The EU will decide at the end of the week whether a Brexit deal is going to be possible, French President Emmanuel Macron has told Boris Johnson.
He said talks should proceed swiftly in coming days to see if anything can be agreed that “respects” EU principles.
Mr Johnson, who set out his proposals last week, says the EU should not be “lured” into thinking there will be a delay to Brexit on 31 October.
However, a law requires him to request one if no deal is agreed by 19 October.
As part of a weekend talking to EU leaders, the UK prime minister told Mr Macron over the phone that he believes a deal can be achieved, but that the EU must match compromises made by the UK.
An Elysee official said: “The President told [Mr Johnson] that the negotiations should continue swiftly with Michel Barnier’s team in coming days, in order to evaluate at the end of the week whether a deal is possible that respects European Union principles.”
The comments come ahead of a crunch few days of negotiations as both parties try to find a new agreement in time for a summit of European leaders on 17 and 18 October.
On Monday, Mr Johnson’s Europe adviser, David Frost, will hold further discussions with the European Commission, while Brexit Secretary Stephen Barclay will visit EU capitals.
Arrangements for preventing a hard border on the island of Ireland continue to be a sticking point, with the EU calling for “fundamental changes” to the UK’s latest proposals.
A senior Number 10 source said: “The UK has made a big, important offer but it’s time for the Commission to show a willingness to compromise too. If not the UK will leave with no deal.”
Under the Benn Act, passed last month, the prime minister must write to the EU requesting a Brexit extension if no deal is signed off by Parliament by 19 October, unless MPs agree to a no-deal Brexit.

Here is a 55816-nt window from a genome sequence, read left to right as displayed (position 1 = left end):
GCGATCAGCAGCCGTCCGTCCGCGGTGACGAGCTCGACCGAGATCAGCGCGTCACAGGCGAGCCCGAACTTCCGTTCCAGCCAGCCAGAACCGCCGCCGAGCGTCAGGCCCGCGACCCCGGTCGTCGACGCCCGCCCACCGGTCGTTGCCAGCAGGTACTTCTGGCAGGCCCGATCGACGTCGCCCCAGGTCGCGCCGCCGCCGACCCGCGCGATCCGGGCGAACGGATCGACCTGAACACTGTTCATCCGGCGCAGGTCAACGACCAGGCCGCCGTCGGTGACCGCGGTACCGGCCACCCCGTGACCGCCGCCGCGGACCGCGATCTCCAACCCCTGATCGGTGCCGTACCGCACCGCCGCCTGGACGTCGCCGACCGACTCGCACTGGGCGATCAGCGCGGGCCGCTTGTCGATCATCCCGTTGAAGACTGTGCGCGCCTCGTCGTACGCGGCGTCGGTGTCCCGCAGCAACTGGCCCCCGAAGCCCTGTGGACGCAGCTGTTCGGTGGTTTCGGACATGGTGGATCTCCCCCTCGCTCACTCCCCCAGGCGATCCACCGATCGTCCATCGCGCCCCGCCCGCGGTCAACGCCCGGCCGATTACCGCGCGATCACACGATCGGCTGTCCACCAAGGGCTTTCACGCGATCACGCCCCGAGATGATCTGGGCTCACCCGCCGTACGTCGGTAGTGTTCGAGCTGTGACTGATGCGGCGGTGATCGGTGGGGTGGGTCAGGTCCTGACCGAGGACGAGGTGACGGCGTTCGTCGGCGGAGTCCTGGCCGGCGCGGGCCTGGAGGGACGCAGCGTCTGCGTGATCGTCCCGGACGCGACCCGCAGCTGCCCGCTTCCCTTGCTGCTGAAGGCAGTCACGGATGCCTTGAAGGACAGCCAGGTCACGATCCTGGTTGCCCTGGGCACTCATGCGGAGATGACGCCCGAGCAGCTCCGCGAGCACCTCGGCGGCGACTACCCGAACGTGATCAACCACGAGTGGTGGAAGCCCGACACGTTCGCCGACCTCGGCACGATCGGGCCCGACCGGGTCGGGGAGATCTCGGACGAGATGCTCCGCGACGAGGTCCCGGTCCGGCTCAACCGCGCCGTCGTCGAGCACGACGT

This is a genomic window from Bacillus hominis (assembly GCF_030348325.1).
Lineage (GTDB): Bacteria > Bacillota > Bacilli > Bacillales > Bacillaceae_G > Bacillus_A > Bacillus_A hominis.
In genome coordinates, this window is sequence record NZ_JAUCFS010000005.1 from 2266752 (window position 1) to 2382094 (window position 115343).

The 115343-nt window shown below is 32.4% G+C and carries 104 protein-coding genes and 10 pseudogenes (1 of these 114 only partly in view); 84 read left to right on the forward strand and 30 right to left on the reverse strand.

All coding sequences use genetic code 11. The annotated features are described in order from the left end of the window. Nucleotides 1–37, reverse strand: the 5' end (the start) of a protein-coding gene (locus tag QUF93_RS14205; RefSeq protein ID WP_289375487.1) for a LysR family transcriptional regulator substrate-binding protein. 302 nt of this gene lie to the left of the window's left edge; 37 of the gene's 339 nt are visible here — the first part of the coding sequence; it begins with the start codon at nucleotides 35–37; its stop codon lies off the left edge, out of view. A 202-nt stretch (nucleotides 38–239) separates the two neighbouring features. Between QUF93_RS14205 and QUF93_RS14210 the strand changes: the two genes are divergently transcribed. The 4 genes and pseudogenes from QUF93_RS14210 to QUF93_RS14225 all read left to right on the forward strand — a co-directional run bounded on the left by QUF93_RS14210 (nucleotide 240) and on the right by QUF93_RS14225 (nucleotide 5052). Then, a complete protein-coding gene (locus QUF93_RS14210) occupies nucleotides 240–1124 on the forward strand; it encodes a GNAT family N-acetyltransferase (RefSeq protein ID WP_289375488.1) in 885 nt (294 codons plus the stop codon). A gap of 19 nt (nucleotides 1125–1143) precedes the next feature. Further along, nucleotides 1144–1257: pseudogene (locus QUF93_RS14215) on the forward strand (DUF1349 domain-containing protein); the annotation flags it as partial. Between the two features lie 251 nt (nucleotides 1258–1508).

Government papers submitted to a Scottish court said that Mr Johnson will comply, despite his assertion that there will be “no more dither or delay”.
The No 10 source called the legislation a “surrender act” and said its authors were “undermining negotiations”.
“If EU leaders are betting that it will prevent no deal, that would be a historic misunderstanding,” they said.
Mr Johnson has claimed his plans have gained support in Parliament.
Writing in the Sun on Sunday and the Sunday Express, he said his untested plan to use technology to eliminate customs border checks would take the UK out of EU trade rules while respecting the Northern Ireland peace process.
“I say to our European friends: grasp the opportunity our new proposal provides. Join us at the negotiating table in a spirit of compromise and co-operation,” he said.
He claimed MPs from “every wing of the Conservative Party”, Northern Ireland’s Democratic Unionist Party and from Labour have said “our proposed deal looks like one they can get behind”.
Earlier, Irish Prime Minister Leo Varadkar said he believed a deal was possible but said the current proposals could not yet “form the basis for deeper negotiations”.
Meanwhile, speaking on the BBC’s Andrew Marr Show, Brexit Secretary Stephen Barclay said talks were under way with Labour and other opposition MPs aimed at securing their support for a new deal.
He said ministers were “considering” the idea of putting the PM’s proposals to a vote in Parliament to test support for them ahead of the EU summit.
What are the PM’s border plans?
Under Mr Johnson’s proposals, which he calls a “broad landing zone” for a new deal with the EU:
- Northern Ireland would leave the EU’s customs union alongside the rest of the UK, at the start of 2021
- But Northern Ireland would continue to apply EU legislation relating to agricultural and other products, if the Northern Ireland Assembly approves
- This arrangement could, in theory, continue indefinitely, but the consent of Northern Ireland’s politicians would have to be sought every four years
- Customs checks on goods traded between the UK and EU would be “decentralised”, with paperwork submitted electronically and only a “very small number” of physical checks
- These checks should take place away from the border itself, at business premises or at “other points in the supply chain”
Also on the Andrew Marr show, Shadow Attorney General Shami Chakrabarti said the prime minister “speaks with forked tongue” on the possibility of asking for an extension, adding he “seems to think he is above the law”.
She insisted there were no loopholes in the legislation, adding that the conditions under which the PM must ask for another Brexit delay were “explicit and specific”. BBC News